Swiss Governmental Lab identifies the Substance used on the Skripal case as being linked to NATO?
Dr. Andrea Galli (Swiss investigator at Swiss East Affairs)
Britain has accused Russia of carrying out an attempted assassination of the ex-double-agent Mr Skripal using nerve agents belonging to the Novichok group. Mr Skripal was found unconscious with his 33-year-old daughter on a park bench on 4 March in Salisbury, with medical staff later determining they had been exposes to a nerve agent. Ms Skripal is recovering from the attack after being discharged from hospital on Monday. Mr Skripal remains ill in hospital. The incident has exacerbated a major crisis between Russia and the west.
The Swiss Institute for the Protection of Nuclear, Biological and Chemical Weapons (Schweizerisches Institut für ABC-Schutz, www.labor-spiez.ch) is a world-renowned swiss governmental run centre of excellence in the domain of WMD forensic analysis. It proceeded to analyse the substance found at Salisbury at the request of the OPCW. Lavrov said he received confidential results from Switzerland’s government-run Lab.
According to the report of the Swiss Lab the poison found at Salisbury by OPCW investigators looking into the Skripal affair, there are traces of the toxic agent 3-Quinuclidinyl Benzilate and traces of A-234 – one of the nerve agents of the novichok group – in its original form and in a concentration that would have killed the Skripals, not explaining the clinical picture of the Skripals. However, the presence of 3-Quinuclidinyl Benzilate explains the clinical picture of the Skripals.
3-Quinuclidinyl Benzilate was developed and weaponized in the 1960s as a new chemical agent for battlefield use as a psychochemical and assigned the NATO code Agent BZ.
Agent BZ is a NATO nerve-poisoning agent and a nonlethal chemical weapon that can render the enemy too irritable to fight but has unpredictable effects. While nonfatal, agent BZ causes a wide array of potentially incapacitating symptoms in its victims: soldiers can become disoriented or even experience hallucinations, according to a U.S. Army manual from 1963 that can be obtained through the Freedom of Information Act.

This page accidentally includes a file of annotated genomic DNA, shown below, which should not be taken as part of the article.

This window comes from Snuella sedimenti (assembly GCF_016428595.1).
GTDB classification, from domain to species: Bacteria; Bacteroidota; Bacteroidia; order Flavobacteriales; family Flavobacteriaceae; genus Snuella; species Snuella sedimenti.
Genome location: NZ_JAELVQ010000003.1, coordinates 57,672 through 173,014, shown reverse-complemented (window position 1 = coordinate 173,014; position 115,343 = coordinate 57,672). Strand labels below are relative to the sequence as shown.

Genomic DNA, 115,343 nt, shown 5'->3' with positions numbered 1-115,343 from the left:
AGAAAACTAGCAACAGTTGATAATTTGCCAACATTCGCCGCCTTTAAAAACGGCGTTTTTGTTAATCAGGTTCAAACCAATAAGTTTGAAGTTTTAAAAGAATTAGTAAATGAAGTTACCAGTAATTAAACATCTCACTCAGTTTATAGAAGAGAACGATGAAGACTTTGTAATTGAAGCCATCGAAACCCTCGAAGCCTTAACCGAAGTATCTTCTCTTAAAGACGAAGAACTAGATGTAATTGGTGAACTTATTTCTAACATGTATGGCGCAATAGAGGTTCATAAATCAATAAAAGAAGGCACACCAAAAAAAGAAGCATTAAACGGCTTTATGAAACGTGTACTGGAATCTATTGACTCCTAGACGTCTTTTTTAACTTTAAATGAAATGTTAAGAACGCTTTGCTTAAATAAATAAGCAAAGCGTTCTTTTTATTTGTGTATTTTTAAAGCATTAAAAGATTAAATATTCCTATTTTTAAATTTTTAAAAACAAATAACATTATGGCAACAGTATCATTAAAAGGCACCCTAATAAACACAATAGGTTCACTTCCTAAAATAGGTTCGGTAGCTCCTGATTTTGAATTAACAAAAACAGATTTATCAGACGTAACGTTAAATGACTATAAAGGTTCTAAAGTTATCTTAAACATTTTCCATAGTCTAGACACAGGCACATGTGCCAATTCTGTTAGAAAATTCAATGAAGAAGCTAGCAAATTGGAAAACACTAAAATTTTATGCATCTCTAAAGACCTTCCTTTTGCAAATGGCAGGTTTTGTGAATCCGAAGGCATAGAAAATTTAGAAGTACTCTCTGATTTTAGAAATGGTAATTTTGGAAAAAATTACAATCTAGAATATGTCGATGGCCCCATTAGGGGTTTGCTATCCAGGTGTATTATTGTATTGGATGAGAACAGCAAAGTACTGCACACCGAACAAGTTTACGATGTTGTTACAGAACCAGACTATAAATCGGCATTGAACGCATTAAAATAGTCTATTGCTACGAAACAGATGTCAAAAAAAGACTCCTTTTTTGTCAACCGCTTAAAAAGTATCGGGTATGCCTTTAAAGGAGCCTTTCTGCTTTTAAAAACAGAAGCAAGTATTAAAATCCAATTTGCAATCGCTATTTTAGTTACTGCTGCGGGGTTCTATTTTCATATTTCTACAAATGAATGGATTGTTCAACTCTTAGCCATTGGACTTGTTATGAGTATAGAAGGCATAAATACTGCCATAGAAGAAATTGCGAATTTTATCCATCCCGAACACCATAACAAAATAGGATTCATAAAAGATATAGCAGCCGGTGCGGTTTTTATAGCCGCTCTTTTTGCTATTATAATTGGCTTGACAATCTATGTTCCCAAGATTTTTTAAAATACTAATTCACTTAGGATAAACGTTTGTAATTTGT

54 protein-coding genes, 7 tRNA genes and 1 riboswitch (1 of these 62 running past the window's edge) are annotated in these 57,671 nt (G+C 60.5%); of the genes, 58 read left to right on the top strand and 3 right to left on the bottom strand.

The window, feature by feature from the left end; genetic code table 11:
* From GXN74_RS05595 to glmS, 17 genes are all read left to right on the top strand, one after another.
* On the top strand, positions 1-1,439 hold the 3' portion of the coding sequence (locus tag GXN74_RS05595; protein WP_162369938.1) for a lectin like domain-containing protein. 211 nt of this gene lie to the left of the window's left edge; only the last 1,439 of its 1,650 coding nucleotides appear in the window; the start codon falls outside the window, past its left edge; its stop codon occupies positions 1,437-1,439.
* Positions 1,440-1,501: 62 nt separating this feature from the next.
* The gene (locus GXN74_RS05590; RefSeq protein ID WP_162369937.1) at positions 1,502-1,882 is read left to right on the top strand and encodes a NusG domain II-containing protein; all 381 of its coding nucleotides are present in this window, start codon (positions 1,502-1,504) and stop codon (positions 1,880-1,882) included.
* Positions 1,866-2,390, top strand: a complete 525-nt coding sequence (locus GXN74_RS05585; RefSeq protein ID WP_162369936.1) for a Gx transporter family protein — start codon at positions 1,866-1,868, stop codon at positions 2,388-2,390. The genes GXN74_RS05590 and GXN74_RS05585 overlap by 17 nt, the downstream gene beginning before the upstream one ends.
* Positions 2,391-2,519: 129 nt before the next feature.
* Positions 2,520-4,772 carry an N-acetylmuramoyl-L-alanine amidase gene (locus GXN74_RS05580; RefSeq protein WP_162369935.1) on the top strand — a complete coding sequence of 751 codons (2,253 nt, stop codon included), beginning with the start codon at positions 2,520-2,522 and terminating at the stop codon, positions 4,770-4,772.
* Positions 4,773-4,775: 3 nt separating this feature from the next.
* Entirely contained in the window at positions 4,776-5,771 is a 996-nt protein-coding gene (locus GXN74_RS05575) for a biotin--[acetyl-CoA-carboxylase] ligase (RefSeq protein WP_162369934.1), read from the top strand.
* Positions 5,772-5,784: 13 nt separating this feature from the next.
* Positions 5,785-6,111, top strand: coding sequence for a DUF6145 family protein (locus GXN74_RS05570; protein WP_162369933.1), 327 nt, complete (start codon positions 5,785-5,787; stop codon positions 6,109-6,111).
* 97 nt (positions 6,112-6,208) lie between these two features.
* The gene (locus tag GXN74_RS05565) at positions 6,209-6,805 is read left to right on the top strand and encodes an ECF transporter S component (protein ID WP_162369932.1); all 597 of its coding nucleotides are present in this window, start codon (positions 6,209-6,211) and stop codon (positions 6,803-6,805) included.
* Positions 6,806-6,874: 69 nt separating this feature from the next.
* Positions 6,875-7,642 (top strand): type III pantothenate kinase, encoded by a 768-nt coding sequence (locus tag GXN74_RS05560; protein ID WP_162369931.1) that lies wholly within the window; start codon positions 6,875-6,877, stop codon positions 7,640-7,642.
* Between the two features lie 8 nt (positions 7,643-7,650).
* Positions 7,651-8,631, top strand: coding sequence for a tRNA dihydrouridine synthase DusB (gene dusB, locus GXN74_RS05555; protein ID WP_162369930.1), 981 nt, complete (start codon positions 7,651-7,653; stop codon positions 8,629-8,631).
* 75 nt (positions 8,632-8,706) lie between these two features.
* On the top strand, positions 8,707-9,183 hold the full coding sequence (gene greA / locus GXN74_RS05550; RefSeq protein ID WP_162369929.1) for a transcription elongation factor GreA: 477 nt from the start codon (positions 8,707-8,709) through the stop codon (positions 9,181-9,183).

“The incapacitating agent BZ munitions give the commander a capability to apply a nonlethal force in selected situations,” the document explains.
Less than 1 mg of BZ takes 30-60 minutes to act and can produce acute brain syndrome, characterized by delirium lasting for 3–5 days, which can be reversed by physostigmine and other anticholinesterases. Chemical agents that consistently produce changes in thought, perception and mood, without causing any major disturbances in the autonomic nervous system or other serious disability, are classified as psychomimetic agents. It is a psychedelics group of substance that includes a large variety of compounds. Among them, LSD is the most well known member.
What is now with the sanctions against Russia since they have never worked on this type of substance? The laboratory did not immediately respond to the claims, which came late Saturday afternoon. An insider with access to the Swiss-lab has confirmed on Sunday 15, April the results cited by Lavrov.
The Skripal case, as well as the recent alleged use of chemical weapons by Russian ally Syria, has placed world focus on the use of chemical weapons, culminating in a Western missile strike on a series of targets in Syria.
The above information was on the internet and on Modern Diplomacy’s website at 13:30 April 16 when our correspondent in Northern Europe found it and downloaded it to his documents. At 14:00, when he looked again the materials were gone from Google and from the Modern Diplomacy website. Instead, people now get a 404. Curiously, it is only this page that has been affected, the rest of Modern Diplomacy appears to be operating normally.